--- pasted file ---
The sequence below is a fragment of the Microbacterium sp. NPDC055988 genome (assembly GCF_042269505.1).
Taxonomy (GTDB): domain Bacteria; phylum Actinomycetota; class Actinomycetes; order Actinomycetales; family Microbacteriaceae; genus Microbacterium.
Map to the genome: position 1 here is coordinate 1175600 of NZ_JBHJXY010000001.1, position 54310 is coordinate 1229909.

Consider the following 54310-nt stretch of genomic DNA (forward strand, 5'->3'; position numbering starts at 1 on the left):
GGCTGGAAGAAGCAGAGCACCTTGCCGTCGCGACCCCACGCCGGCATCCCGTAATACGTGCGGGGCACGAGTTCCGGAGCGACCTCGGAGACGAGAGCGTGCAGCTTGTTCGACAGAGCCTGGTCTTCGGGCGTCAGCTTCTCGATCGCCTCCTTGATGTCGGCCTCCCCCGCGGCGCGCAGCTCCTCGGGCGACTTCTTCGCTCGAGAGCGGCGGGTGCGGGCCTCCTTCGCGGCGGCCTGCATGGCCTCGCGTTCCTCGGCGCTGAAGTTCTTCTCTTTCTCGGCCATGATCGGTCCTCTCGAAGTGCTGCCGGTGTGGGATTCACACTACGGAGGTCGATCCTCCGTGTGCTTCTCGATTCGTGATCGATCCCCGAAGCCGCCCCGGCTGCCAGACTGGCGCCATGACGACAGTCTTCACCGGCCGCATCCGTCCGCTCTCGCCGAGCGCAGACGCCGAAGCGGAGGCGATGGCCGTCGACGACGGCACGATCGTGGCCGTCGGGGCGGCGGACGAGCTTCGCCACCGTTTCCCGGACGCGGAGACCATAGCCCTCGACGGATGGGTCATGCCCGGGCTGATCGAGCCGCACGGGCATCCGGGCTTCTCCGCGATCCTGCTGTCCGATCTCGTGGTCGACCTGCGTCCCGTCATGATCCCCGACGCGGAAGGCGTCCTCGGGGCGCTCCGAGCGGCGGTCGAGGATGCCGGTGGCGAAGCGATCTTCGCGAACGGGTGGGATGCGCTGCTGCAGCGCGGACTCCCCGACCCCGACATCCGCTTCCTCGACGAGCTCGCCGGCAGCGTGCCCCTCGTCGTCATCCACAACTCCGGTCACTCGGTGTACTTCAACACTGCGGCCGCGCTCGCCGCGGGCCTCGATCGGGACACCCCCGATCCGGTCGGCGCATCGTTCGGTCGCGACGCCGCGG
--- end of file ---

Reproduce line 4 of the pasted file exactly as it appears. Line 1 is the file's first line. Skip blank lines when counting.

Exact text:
Consider the following 54310-nt stretch of genomic DNA (forward strand, 5'->3'; position numbering starts at 1 on the left):